Generic clone for deep copying - is this any good?

Discussion in 'Java' started by castillo.bryan@gmail.com, Dec 24, 2005.

  1. Guest

    I just came across a class that uses serialization to clone itself.
    Its a class that is a base class for about 30 different classes that
    represent items stored in a relational database. I understand that the
    programmer did this so they could clone any object inherting from the
    base class, without writing anything else. I'm not sure if this is
    really a good idea or not though. Any opinions?


    public Object clone() {
    ByteArrayOutputStream baos = null;
    ObjectOutputStream oos = null;
    ByteArrayInputStream bais = null;
    ObjectInputStream ois = null;
    try {
    baos = new ByteArrayOutputStream();
    oos = new ObjectOutputStream(baos);
    oos.writeObject(this);
    bais = new ByteArrayInputStream(baos.toByteArray());
    ois = new ObjectInputStream(bais);
    return ois.readObject();
    }
    catch (ClassNotFoundException cnfe) {
    throw new RuntimeException(cnfe);
    }
    catch (IOException ioe) {
    throw new RuntimeException(ioe);
    }
    finally {
    if (oos != null) try { oos.close(); } catch (IOException ioe) {}
    if (ois != null) try { ois.close(); } catch (IOException ioe) {}
    }
    }
     
    , Dec 24, 2005
    #1
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  2. Roedy Green Guest

    On 23 Dec 2005 20:44:03 -0800, wrote, quoted
    or indirectly quoted someone who said :

    > I'm not sure if this is
    >really a good idea or not though. Any opinions?


    It is a very roundabout way to clone. The ordinary clone implemented
    in a base method will do the same job.

    see http://mindprod.com/jgloss/clone.html
    --
    Canadian Mind Products, Roedy Green.
    http://mindprod.com Java custom programming, consulting and coaching.
     
    Roedy Green, Dec 24, 2005
    #2
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  3. Roedy Green wrote:
    > On 23 Dec 2005 20:44:03 -0800, wrote, quoted
    > or indirectly quoted someone who said :
    >
    >
    >>I'm not sure if this is
    >>really a good idea or not though. Any opinions?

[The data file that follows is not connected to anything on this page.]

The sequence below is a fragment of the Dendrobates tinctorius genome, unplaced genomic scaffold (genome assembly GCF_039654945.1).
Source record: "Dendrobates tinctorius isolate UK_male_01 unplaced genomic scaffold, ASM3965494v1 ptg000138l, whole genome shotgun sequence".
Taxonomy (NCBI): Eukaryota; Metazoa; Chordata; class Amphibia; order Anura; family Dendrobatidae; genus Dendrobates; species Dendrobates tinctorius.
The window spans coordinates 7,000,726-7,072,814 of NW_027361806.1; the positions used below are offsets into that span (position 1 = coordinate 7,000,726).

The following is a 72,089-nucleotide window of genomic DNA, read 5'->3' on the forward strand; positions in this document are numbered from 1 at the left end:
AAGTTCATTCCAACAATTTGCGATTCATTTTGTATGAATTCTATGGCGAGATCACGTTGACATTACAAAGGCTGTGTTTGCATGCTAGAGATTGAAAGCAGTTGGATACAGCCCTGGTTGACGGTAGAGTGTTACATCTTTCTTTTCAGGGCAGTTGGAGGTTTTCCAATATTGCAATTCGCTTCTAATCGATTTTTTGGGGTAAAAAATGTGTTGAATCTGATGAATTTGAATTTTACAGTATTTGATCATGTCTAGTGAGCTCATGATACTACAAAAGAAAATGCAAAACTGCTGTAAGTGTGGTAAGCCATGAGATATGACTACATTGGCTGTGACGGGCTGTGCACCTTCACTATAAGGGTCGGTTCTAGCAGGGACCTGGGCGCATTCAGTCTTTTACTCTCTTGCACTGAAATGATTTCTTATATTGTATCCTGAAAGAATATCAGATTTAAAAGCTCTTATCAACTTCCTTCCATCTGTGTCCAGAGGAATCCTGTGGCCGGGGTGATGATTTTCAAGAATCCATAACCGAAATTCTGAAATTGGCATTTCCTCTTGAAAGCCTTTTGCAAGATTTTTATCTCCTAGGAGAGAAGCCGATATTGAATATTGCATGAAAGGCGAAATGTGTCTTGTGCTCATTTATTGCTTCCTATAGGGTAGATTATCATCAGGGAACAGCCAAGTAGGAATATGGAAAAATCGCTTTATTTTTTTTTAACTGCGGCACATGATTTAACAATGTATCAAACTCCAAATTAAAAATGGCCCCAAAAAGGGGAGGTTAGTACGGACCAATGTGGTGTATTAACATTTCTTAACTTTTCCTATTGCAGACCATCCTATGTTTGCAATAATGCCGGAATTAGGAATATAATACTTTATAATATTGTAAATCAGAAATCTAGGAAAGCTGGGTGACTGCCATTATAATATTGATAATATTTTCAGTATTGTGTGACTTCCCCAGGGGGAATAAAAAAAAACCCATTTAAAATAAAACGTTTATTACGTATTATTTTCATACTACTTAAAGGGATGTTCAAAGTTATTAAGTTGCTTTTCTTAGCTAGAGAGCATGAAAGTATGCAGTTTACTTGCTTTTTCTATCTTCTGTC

>
    >
    > It is a very roundabout way to clone. The ordinary clone implemented
    > in a base method will do the same job.


    Object.clone does a very shallow copy. Serialisation does a very deep
    clone. Different things.

    Usually what you want is some kind of intermediate clone. For instance,
    ArrayList.clone doesn't clone its stored elements, but more than a
    bitwise clone as it must copy the array.

    BTW: Serialisation will have poor performance (particularly with Sun's
    implementation, allegedly). That may or may not be a problem.

    Tom Hawtin
    --
    Unemployed English Java programmer
    http://jroller.com/page/tackline/
     
    Thomas Hawtin, Dec 24, 2005
    #3
  4. wrote:
    > public Object clone() {


    Using a different method name (or 1.5), you could return a more specific
    type.

    > ByteArrayOutputStream baos = null;
    > ObjectOutputStream oos = null;
    > ByteArrayInputStream bais = null;
    > ObjectInputStream ois = null;


    What's the point in all of that? And I hate those initials.

    > try {
    > baos = new ByteArrayOutputStream();
    > oos = new ObjectOutputStream(baos);
    > oos.writeObject(this);


    I don't know if it actually makes any difference, but you should flush here.

    > bais = new ByteArrayInputStream(baos.toByteArray());
    > ois = new ObjectInputStream(bais);
    > return ois.readObject();
    > }
    > catch (ClassNotFoundException cnfe) {
    > throw new RuntimeException(cnfe);
    > }
    > catch (IOException ioe) {
    > throw new RuntimeException(ioe);
    > }
    > finally {
    > if (oos != null) try { oos.close(); } catch (IOException ioe) {}
    > if (ois != null) try { ois.close(); } catch (IOException ioe) {}
    > }


    As you aren't dealing with any actual resources, I don't think there's
    any need for the finally. Unless anyone know different?

    > }


    Tom Hawtin
    --
    Unemployed English Java programmer
    http://jroller.com/page/tackline/
     
    Thomas Hawtin, Dec 24, 2005
    #4
  5. Roedy Green Guest

    On Sat, 24 Dec 2005 09:38:37 +0000, Thomas Hawtin
    <> wrote, quoted or indirectly quoted someone
    who said :

    >> ObjectOutputStream oos = null;
    >> ByteArrayInputStream bais = null;
    >> ObjectInputStream ois = null;

    >
    >What's the point in all of that? And I hate those initials.


    that's my fault . I wanted short names for the file i/o amanuensis
    that I could use to tie together disparate code generated in many
    different places.

    bais = Byte Array Input Stream.
    --
    Canadian Mind Products, Roedy Green.
    http://mindprod.com Java custom programming, consulting and coaching.
     
    Roedy Green, Dec 24, 2005
    #5
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